At certain times of the year, I love Sci-Fi, particularly anything with an dark weird inhuman Asimov flavour. Therefore one of my favourite film is Will Smith’s I-Robot, a story about a futuristic humanity where robots have become highly functional (and cool, I might add). Now this film has been out for a long time, and I’ve always enjoyed sitting down to watch it. So here I would like to do a little analysis of the various aspects of the film (after all, no human story is perfect, leaving space for juicy analytical potential).
For the time (2004), the special effects were very impressive, and drew one into this weird futuristic world. Sadly, unlike, for example Jurassic Park which came out 10 years before), the special effects have not held up as well as I would have liked. That set aside, (as I wouldn’t have wanted them trading off the awesome NS5’s for anything that they could have made more believable in 2004) really the special effects aren’t that bad at all, and, on first viewing, I’m sure one wouldn’t notice!
The film’s protagonist is Detective Spooner (Will Smith), a highly skilled, but emotional cop with a grudge against all robots (not technology, mind, but rather any attempt to replace humans). He is then put on a case of an apparent suicide with a message intended for him. This leads him onto a fairly complex case with several lines of causality. As he pursues this case, increasingly dramatic things happen, eventually centering culminating in an awesome climax (as you may have notices, I am unashamedly biased in favour of this film).
Parallels with the books
Unlike some film adaptations of some other classics (e.g. The Lord of the Rings), this film not only differs quantitatively but also qualitatively from the books. First of all, the story is not an original Asimov story, but rather attempts to tie in with Asimov’s ideas. Doctor Calvin (the lady), for example, is clearly taken from a Doctor Calvin in Asimov’s work. However, in the film, she is portrayed as significantly less cold than in the books. She is a more relatable, less alienating character. This of course, was a good move on the film makers’ part. It also serves to illustrate other changes that were made to the feel of the world, and how they made it more appealing to the modern audience. Another clear difference is that the film assumes the existence of the integrated circuit, which even Asimov didn’t imagine existing back in the fifties. This means that the technology of the film is much more compact, as opposed to the huge clunky grid-connected robots of Asimov’s world.
however, it must be said that despite these changes, one fundemental Asimovian idea was kept: The three laws of robotics:
- A robot may not injure a human being or, through inaction, allow a human being to come to harm.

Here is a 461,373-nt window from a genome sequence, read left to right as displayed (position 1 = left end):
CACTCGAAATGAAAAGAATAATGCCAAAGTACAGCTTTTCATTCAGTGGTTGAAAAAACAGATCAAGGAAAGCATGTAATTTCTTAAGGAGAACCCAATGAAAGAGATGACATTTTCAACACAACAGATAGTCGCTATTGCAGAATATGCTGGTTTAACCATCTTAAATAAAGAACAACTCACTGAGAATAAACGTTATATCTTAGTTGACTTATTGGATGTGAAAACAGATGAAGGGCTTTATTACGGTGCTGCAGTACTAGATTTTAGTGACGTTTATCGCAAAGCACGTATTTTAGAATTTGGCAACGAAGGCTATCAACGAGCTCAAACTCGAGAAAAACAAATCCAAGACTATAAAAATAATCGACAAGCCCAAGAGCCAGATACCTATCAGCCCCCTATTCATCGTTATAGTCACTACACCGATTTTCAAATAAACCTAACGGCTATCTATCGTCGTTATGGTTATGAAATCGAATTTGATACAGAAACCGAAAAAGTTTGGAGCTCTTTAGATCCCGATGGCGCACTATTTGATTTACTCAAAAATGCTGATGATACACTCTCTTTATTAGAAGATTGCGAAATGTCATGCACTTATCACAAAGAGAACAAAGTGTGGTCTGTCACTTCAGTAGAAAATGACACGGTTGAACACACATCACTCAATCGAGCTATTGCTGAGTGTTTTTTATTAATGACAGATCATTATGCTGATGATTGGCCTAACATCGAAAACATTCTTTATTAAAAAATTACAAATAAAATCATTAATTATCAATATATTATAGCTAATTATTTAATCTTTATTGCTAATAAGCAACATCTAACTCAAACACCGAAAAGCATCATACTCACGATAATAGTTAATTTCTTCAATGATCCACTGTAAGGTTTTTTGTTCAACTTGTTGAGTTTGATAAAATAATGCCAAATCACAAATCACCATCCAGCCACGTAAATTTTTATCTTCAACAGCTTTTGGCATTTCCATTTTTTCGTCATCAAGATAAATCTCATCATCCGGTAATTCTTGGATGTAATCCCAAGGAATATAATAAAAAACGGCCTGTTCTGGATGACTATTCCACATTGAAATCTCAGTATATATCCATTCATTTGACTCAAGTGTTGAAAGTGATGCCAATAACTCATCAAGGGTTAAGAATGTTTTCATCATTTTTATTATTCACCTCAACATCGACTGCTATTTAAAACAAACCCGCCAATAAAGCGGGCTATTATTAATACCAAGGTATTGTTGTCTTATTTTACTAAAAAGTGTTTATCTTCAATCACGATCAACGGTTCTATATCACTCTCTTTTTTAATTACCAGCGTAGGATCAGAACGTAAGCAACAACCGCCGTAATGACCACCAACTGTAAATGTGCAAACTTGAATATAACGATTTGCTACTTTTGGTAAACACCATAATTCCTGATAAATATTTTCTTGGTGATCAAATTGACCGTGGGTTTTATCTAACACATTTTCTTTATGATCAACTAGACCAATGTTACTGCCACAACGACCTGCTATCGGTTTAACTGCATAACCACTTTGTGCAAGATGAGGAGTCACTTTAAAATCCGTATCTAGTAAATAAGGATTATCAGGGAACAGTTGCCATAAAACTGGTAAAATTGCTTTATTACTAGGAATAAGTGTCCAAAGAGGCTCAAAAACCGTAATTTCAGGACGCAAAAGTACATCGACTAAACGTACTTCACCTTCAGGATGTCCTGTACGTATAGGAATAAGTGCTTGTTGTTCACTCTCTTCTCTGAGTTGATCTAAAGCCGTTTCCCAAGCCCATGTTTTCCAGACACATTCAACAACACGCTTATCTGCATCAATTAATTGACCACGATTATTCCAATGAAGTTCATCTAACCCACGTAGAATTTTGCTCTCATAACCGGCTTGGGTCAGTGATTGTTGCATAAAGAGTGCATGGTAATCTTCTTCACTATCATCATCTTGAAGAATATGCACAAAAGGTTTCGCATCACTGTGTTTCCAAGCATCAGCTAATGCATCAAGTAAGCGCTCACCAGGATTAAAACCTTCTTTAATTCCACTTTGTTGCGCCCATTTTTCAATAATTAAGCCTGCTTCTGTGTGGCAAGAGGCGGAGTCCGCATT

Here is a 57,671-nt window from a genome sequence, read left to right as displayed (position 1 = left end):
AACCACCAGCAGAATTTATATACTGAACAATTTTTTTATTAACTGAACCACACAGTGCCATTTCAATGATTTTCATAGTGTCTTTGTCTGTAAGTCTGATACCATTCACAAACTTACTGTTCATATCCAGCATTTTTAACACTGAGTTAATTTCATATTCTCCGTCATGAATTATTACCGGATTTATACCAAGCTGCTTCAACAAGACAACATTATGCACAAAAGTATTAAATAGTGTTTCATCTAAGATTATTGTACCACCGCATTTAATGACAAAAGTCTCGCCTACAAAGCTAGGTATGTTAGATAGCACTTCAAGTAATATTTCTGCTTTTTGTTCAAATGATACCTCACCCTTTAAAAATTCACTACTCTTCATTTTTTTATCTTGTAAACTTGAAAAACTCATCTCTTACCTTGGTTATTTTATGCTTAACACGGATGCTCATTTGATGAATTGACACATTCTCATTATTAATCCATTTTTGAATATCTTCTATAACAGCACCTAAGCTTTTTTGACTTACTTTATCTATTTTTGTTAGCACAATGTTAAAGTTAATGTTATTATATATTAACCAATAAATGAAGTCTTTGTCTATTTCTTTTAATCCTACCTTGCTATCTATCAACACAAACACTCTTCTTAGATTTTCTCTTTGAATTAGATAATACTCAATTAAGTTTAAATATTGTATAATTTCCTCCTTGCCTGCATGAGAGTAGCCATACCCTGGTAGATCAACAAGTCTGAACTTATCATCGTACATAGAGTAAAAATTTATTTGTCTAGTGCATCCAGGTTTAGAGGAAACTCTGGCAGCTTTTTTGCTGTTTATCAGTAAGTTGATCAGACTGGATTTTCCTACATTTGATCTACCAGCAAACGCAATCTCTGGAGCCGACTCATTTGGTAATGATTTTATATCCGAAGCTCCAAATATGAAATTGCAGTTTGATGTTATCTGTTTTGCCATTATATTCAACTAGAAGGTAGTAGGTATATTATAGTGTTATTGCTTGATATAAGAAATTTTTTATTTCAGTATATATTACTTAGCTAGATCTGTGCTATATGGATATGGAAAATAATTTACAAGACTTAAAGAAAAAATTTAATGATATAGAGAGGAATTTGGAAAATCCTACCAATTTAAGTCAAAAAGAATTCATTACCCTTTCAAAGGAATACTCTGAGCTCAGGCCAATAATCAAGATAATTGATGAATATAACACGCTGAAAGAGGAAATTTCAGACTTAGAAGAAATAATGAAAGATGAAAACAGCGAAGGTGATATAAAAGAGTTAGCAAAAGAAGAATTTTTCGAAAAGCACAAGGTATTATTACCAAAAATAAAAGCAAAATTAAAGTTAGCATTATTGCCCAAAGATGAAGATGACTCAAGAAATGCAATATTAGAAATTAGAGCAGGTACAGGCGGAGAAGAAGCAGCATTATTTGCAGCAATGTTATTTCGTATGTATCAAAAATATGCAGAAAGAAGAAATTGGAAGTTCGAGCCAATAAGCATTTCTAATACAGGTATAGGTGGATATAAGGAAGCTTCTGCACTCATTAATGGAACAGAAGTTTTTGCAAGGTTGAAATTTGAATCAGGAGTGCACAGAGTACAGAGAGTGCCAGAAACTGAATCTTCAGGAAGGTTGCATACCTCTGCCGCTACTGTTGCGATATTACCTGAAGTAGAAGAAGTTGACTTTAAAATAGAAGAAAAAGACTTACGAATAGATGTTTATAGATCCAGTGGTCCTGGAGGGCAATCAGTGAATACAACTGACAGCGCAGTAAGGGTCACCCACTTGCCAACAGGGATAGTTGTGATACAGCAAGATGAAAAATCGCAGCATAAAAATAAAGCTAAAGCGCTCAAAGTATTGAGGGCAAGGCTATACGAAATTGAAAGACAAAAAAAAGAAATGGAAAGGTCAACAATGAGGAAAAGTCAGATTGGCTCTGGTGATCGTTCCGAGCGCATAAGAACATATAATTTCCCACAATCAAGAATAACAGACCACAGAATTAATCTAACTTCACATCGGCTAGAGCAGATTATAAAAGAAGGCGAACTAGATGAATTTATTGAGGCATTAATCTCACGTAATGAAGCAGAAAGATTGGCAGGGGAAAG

- A robot must obey the orders given it by human beings except where such orders would conflict with the First Law.
- A robot must protect its own existence as long as such protection does not conflict with the First or Second Laws.
The film starts by showing these staples of Asimov’s short stories, and continues to use them as a backbone to the major conflict of the story. And being so fundamental, one could say that because of this inclusion, the film really has kept the spirit of the originals by having them play such a major part.
Emotion and Intellect – On my most recent watching of the film, an aspect that really struck me is how the film constantly refers to the apparent conflict between emotion and reason. Detective Spooner starts out as this very emotional person with a confused grudge against robot-kind. In contrast, Doctor Calvin (the lady on the left of the above picture) is shown as a cold, unfeeling engineer. then of course you have Sonny, the most recent breakthrough in Robot intelligence, who is highly skilled, but is also learning to feel reality, and also (once) actualising irrational emotion. Now I thought that this portrayal actually felt a bit clumsy. I would have appreciated a more subtle portrayal of this aspect, which felt a bit unresolved/confused. I didn’t get the impression that the protagonist had really developed much from the plot.
Technology – Obviously, this film very much centres on Artificial Intelligence, in a similarly vague way to how Asimov dealt with it (this mysterious “Positronic Brain”) and although I don’t take hard AI too seriously, I always did find the idea, and it’s potentiality, fun, if anything.
The solution to the three laws of robotics – I must admit, until just now, I didn’t actually understand this. But now I realise that the second part of the first law of robotics creates this loop hole. Not only must a robot not harm a human being, but it must also prevent said human from being harmed. This suggests the idea that robots’ only legitimate solution to best fulfilling the three laws is dominating humanity to such an extent that humans are never able to harm each other. Of course, this is a political assertion, except its object is not a state, but robots. Would you like to live in such a “safe” world?
The thing about most Science-Fiction is that, admittedly, it is all quite boxed-in in comparison to other stories. It does not really centre on life and eternity (like Fantasy, for example) but simply technology, and its potential. This of course makes it fun/cool to watch, but also quite trivial. That said however, I personally put I-Robot high on the list of films that fulfils that aim of Sci-Fi, for it does exactly that: It explores the potential of technology in a fun and exciting way!